- The former Trulia CEO has watched the Trulia and Zillow Group merger "coming to life."
- Now he's joined an invite-only startup accelerator, NFX Guild, as a partner.
- NFX Guild mentors startups across a range of industries. A current enrollee is GoldenKey, a pay-as-you-go real estate services marketplace.
- He sees the digitization of data and transactions, increased computing power, open-source platforms and blockchain driving real estate innovation.
Pete Flint cooled his heels after selling Trulia to Zillow a year ago.
The former Trulia CEO has served on Zillow Group’s board, also advising and investing in startups at his leisure.
“After 10 years of starting and building Trulia, I kind of needed to recharge my batteries,” he said.
He’s watched “the vision that we outlined at the [Zillow-Trulia merger] coming to life,” he said. For example, Zillow’s Premier Agent app, which recently unveiled new features, is a project that sprouted at Trulia and has blossomed under Zillow Group, he said.
“That was one of a number of opportunities that we identified as part of the merger’s discussions about providing software to the broader base of real estate agents,” he said, in a comment that highlights the key role of the app to Zillow Group’s growth strategy.
But now Flint — who was also part of the founding team of lastminute.com, a company that sold for $1.1 billion — has put an end to his honeymoon. He’s signed on to the startup accelerator NFX Guild, joining Silicon Valley luminaries James Currier, Gigi Weiss and Stan Chudnovsky as a partner.
NFX Guild, an “invite-only” startup accelerator, focuses on fueling growth “predominantly” through what the group’s acronym stands for: “network effects.”
Flint describes network effects as the principle that, in certain businesses, a product’s value depends on its number of users.
Fax machines aren’t useful unless lots of people have them. The same goes for Facebook, Airbnb and Trulia, he said, with the last two becoming more useful with with every listing added.
NFX Guild runs two three-month programs a year for classes of around 20 startups that combine a training curriculum and one-and-one advice from a group of startup founders.
Flint joins NFX as the tech accelerator expands its portfolio of startups from 45 to 65. Depending on their stage of development, enrollees can hand over 3 to 7 percent of their equity to NFX for anywhere from $40,000 to $120,000 in funding.
NFX alumni and enrollees with a real estate focus include brokerage services marketplace GoldenKey (formerly SoloPro), office-booking site LiquidSpace, and Zeus, a furnished-rental site.
NFX has been dishing out funding from a $15 million venture fund backed by NFX Guild partners and leading venture-capital firms CRV, Greylock Partners, Shasta Ventures and Mayfield Fund.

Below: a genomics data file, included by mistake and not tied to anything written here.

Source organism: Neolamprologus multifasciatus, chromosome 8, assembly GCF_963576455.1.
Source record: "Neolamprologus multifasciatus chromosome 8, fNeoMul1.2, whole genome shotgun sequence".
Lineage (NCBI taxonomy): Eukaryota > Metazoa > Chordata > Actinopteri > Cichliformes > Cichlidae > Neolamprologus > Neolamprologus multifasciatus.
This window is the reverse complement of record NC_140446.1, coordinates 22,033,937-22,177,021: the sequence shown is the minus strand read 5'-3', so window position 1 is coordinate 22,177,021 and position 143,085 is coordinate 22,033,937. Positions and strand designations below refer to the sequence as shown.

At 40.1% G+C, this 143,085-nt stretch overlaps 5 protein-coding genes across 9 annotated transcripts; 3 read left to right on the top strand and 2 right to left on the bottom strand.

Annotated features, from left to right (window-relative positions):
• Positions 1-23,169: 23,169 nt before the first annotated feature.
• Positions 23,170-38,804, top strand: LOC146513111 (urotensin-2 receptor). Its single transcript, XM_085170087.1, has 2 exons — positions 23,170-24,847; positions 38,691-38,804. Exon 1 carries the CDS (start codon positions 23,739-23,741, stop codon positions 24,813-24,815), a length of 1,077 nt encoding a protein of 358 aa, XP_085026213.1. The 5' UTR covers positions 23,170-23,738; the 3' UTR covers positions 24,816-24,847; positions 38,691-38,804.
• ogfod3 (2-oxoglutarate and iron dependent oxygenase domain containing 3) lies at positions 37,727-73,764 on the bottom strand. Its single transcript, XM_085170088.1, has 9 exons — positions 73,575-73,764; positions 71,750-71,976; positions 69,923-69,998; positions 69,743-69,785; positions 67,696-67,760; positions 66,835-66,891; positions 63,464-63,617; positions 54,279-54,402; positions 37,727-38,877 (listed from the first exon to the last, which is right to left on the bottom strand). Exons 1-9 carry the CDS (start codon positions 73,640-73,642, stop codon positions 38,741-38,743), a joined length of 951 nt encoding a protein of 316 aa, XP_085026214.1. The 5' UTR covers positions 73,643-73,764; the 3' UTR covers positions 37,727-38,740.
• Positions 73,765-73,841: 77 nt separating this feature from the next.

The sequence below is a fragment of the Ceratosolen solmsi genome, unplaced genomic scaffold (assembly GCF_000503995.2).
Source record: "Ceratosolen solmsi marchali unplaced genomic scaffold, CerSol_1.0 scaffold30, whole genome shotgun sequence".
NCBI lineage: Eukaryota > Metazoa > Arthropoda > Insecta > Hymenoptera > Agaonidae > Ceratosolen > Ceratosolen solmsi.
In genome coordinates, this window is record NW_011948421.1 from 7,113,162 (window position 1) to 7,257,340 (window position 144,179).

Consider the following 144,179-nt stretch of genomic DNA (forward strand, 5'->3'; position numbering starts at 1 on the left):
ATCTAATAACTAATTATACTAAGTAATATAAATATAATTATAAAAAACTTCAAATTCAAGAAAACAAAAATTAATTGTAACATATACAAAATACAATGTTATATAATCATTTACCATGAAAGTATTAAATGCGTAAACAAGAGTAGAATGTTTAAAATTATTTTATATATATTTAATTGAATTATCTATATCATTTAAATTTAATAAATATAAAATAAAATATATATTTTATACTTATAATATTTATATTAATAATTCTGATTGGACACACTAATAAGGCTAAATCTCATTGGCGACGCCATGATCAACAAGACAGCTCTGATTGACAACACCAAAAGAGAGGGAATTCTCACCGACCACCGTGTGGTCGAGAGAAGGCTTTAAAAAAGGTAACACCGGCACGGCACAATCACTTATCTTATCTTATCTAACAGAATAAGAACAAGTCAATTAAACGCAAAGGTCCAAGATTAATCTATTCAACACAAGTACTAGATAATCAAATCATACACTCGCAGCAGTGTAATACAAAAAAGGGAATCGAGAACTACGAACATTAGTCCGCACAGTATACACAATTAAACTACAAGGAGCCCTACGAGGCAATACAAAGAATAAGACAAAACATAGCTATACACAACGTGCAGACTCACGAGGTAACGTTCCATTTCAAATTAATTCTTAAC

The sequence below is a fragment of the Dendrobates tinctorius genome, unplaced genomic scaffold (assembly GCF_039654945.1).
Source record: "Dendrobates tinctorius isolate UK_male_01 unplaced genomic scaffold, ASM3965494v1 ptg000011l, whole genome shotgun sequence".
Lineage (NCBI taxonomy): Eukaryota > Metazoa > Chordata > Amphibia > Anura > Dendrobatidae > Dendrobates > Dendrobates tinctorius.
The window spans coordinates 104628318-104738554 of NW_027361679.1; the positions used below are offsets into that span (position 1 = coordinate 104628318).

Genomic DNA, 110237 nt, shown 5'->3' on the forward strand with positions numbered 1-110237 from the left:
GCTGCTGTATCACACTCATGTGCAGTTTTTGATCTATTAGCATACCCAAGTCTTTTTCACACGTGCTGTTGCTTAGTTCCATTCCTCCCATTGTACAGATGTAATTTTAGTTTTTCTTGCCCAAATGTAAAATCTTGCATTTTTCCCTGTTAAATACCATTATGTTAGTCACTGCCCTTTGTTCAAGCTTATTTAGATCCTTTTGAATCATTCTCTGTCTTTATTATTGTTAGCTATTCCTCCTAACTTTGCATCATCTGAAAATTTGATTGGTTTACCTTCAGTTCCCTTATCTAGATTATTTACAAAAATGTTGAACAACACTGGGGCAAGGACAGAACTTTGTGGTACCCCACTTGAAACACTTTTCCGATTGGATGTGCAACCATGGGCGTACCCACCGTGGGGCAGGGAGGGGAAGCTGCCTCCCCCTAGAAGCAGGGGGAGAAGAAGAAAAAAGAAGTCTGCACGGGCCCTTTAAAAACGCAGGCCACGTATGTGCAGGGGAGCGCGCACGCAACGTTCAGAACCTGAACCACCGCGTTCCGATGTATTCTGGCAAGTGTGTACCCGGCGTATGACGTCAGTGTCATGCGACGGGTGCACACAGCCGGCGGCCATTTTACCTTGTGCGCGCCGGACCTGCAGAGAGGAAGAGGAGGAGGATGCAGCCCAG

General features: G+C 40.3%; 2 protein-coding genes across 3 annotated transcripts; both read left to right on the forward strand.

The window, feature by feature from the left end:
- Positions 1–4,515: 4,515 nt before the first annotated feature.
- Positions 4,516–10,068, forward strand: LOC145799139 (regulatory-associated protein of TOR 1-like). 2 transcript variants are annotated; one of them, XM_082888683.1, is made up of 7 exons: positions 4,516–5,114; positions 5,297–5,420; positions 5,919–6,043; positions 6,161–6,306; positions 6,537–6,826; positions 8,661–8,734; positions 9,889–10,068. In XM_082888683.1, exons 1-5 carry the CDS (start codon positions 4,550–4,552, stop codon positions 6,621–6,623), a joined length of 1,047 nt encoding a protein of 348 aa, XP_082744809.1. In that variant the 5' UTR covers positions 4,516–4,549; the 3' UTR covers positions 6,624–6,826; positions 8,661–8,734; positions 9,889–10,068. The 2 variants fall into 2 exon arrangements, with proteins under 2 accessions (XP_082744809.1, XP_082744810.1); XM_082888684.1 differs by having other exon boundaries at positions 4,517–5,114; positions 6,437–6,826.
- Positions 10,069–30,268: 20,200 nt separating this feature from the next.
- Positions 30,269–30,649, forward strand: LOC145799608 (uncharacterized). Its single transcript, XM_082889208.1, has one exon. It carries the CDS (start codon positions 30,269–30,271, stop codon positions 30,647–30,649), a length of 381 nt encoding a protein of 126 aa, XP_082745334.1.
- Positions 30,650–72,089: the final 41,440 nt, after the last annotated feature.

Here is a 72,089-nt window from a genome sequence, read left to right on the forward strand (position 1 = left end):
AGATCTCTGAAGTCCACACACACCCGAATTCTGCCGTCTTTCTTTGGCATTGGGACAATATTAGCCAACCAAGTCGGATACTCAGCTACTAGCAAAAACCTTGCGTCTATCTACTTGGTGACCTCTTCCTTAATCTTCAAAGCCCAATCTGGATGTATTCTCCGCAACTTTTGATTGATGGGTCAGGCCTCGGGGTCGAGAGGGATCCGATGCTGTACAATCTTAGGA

It’s looking to raise a second fund of about $100 million, The Wall Street Journal reported.
‘I’m looking for intros’
“Given that becoming an NFX Guild company is an invite-only process, I’m looking out for intros from my network to great founders and early stage companies, please get in touch,” Flint wrote in a blog post.
NFX is not focused on real estate. It’s sniffing out startups that span a wide range of industries.
Flint said he’s particularly interested in artificial intelligence (AI), fintech (financial tech), transactional startups and augmented reality (AR) and virtual reality (VR), among other areas.
As a tech doyen who’s observed the industry develop over the last year, what does Flint think are the biggest tech trends shaping real estate today?
Still a Zillow Group board member, he can’t gab too much.
But Flint thinks the digitization of data and the real estate transaction, increased computing power and open-source platforms are combining to “create many opportunities I think both for incumbents as well as the startups.”
Zillow Group has seized on some of these opportunities to steadily improve the accuracy of the Zestimate, he said.
By digitizing currency, payment and authentication, he also sees blockchain, a technology that uses a distributed ledger to prevent tampering, as a source of real estate innovation.
Blockchain has already impacted real estate in countries with limited government involvement in the industry, though he said, “I think we’re way off in the U.S. from employing it in any meaningful scale.”
Having worked with Opendoor founder Eric Wu and Knock founders Jamie Glenn and Sean Black, what’s Flint’s take on these companies?
“I believe that the network effects which are at the heart of the Zillow and Trulia models and what I’m focused on at NFX Guild are core to their resilience and will make them much stronger long-term businesses than newer companies like Opendoor,” he said.
“NFX Guild has done research that the majority of value created by the technology industry over the last several decades comes from companies that heavily exploit network effects.”
“Successful scaling for the newer, more transactional startups like Opendoor and Knock will be down in a large part to their ability to raise capital, given they are purchasing homes,” he added. (Opendoor hasn’t lagged in this respect so far, having raised $320 million in equity and $400 million in debt.)